Our study indicates how debilitating these symptoms can be: 36.4% of Americans who tested positive for COVID-19 and had symptoms for at least three months say it reduced their ability to carry out day-to-day activities.

Long COVID comes with complicated symptoms that are hard to diagnose and require many expensive tests. A report from Orem, Utah-based Nomi Health estimates that long COVID results in an average of $9,500 in medical costs in the six months following a diagnosis. The report also found that Americans with long COVID are 3.6 times more likely to miss work, resulting in significant financial risk.

Lower-income Americans are more likely to experience long COVID

Some demographic groups are more likely to say they experience long COVID symptoms than others. Particularly, lower-income Americans who tested positive for COVID-19 are more likely to say their symptoms have lasted longer than higher-income consumers.

Among those who make less than $25,000 annually, 41.2% of COVID-19 positive people report having long COVID symptoms — the most of any income group. That compares with 17.4% of those who make $200,000 or more a year — the least of any income group. Notably, the prevalence of long COVID consistently decreases as income bracket levels increase.

Despite the differences, those who contract long COVID may find that the symptoms don’t discriminate by income. The percentage of those with long COVID who say they have a reduced ability to carry out their day-to-day activities is fairly even between the highest and the lowest earners — 35.2% for those earning $200,000 or more, compared with 34.2% of those earning less than $25,000 annually.

Percentage of Americans with long COVID symptoms (by income)

Household income
% of positives with symptoms lasting 3 months or longer
% with reduced ability to carry out day-to-day activities
Less than $25,00041.2%34.2%
$25,000 to $34,99934.1%40.3%
$35,000 to $49,99931.8%41.8%
$50,000 to $74,99931.6%37.2%
$75,000 to $99,99926.7%42.2%
$100,000 to $149,99926.4%34.1%
$150,000 to $199,99919.3%41.2%
$200,000 and above17.4%35.2%

Source: ValuePenguin analysis of Week 51 (Nov. 2 to 14, 2022) U.S. Census Bureau Household Pulse Survey data — the latest available at the time of our research.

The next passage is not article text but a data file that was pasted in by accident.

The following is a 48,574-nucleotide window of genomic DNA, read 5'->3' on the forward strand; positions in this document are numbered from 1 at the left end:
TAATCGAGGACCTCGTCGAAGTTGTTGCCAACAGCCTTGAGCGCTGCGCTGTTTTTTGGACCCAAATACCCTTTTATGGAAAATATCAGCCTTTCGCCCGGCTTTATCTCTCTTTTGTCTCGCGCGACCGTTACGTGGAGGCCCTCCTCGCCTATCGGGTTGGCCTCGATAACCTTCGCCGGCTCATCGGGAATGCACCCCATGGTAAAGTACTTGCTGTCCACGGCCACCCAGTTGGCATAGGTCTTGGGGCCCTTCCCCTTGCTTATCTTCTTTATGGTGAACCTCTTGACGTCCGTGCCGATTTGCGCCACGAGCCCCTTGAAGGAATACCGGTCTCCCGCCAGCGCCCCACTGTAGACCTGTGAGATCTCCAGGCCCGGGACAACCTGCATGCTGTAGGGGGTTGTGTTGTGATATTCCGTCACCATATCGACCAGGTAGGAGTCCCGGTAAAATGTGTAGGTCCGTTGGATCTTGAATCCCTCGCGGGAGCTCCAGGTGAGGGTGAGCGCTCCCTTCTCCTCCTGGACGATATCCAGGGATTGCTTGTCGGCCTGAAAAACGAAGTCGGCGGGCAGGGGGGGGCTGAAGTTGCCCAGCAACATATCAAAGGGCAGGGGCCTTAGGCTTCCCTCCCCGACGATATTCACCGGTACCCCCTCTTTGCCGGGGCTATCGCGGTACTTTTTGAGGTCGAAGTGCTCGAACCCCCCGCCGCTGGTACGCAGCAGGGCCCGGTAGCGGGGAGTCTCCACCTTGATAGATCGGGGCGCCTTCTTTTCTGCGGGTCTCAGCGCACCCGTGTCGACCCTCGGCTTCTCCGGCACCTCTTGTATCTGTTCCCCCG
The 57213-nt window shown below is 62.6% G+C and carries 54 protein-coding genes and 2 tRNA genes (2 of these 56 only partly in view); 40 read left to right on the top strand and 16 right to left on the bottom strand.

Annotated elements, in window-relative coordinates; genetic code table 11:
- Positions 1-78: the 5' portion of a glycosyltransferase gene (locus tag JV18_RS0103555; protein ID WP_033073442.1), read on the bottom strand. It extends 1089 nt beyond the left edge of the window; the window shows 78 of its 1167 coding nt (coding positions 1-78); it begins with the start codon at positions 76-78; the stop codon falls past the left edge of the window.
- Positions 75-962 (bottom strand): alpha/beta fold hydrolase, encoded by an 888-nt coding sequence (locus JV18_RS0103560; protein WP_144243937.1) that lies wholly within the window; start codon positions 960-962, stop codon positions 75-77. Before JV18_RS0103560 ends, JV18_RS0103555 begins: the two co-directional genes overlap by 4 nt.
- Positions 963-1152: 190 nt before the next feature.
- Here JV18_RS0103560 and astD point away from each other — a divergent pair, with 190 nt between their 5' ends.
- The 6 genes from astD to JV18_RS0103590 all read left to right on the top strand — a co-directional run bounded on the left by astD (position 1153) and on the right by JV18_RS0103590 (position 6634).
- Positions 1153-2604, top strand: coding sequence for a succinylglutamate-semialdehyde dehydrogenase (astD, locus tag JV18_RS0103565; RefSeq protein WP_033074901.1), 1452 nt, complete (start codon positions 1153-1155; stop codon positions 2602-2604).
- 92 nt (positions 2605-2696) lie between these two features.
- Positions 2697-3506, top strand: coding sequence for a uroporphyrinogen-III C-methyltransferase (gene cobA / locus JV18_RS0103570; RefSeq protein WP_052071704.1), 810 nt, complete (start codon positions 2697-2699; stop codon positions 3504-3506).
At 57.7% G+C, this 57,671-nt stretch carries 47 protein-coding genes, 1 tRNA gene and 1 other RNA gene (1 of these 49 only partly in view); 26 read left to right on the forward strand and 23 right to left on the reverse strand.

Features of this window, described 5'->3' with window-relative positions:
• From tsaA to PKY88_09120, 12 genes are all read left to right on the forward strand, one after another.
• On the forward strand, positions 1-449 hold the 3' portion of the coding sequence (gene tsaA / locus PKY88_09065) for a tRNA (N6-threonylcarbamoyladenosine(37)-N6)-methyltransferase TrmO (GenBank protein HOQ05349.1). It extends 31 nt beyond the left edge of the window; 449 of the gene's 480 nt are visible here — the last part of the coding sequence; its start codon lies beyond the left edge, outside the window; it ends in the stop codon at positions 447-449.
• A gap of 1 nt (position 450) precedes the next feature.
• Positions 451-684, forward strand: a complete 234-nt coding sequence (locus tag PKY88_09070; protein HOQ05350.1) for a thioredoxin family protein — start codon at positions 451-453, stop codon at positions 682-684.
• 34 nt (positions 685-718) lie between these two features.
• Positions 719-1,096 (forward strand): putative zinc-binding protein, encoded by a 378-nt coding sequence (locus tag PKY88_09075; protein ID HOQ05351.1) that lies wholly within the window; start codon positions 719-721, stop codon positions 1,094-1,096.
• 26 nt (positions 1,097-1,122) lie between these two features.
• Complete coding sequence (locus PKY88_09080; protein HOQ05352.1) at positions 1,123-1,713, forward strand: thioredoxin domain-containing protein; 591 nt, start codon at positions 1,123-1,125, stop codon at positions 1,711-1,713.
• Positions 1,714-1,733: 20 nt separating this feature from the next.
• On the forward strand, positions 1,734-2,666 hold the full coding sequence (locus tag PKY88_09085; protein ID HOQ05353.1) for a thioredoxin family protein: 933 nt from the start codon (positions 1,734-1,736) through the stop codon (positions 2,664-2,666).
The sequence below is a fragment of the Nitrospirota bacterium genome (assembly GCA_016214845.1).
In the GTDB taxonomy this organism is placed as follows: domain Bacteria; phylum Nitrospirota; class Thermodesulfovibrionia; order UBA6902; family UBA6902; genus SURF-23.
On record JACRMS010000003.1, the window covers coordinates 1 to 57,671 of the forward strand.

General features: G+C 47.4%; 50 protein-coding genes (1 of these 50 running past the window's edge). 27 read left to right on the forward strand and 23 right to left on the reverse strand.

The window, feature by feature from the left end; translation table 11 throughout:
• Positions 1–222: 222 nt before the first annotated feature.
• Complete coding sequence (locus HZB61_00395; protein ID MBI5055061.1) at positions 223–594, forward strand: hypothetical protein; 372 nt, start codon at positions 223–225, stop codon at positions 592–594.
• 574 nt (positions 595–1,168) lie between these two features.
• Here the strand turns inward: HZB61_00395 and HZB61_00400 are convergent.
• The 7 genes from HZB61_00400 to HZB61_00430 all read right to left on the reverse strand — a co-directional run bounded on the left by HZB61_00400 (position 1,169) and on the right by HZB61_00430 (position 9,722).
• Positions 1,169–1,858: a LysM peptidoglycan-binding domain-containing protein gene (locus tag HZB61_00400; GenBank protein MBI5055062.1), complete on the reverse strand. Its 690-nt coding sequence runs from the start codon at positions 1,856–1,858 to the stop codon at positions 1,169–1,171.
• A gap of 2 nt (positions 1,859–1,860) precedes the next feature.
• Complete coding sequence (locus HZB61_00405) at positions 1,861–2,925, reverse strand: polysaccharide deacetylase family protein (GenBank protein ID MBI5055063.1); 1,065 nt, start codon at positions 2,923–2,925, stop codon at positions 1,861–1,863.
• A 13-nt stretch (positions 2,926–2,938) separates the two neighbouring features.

According to ValuePenguin health insurance expert Divya Sangameshwar, there are a few reasons why lower-income Americans may be more likely to experience long COVID symptoms.

"Long COVID could be especially devastating for lower-income Americans, who may not have advantages like the option for remote work, a good health insurance plan they can rely on to get care or paid time off," she says. "The stress of making ends meet, a lack of adequate care and working while sick could all contribute to the length of symptoms for lower-income Americans."

Younger Americans report long COVID at a higher rate than older Americans

Overall, younger Americans are more likely to report long COVID symptoms than younger Americans. Among 18- to 24-year-olds, 30.4% of COVID-19 positive Americans report long COVID symptoms. That compares with 23.4% of those 65 and older.

However, older Americans are more likely to report a reduced ability to do day-to-day tasks. Among the 65-plus group, 44.9% cite a reduced ability on day-to-day tasks because of their symptoms. Meanwhile, 28.2% of those in the 18-to-24 range say similarly.

Percentage of Americans with long COVID symptoms (by age)

Age
% of positives with symptoms lasting 3 months or longer
% with reduced ability to carry out day-to-day activities
18 to 2430.4%28.2%
25 to 3928.6%31.4%
40 to 5430.7%37.6%
55 to 6430.1%42.1%
65 and above23.4%44.9%

Source: ValuePenguin analysis of Week 51 U.S. Census Bureau Household Pulse Survey data.

According to a July 2022 study conducted by researchers at Touro University and its affiliated New York Medical College, young adults were more likely to socialize and less likely to wear masks early in the pandemic before vaccines were available, meaning they were generally more likely to contract COVID-19. Because a higher rate in this age group tested positive for COVID-19 than older adults 65 and older, they had a greater chance of contracting long COVID.

However, younger people are generally better at bouncing back from illnesses than older Americans. So although they’re more likely to contract long COVID, their strong immune systems mean long COVID likely wouldn’t affect their day-to-day lives as much as it would affect older Americans.

Where long COVID is most — and least — prevalent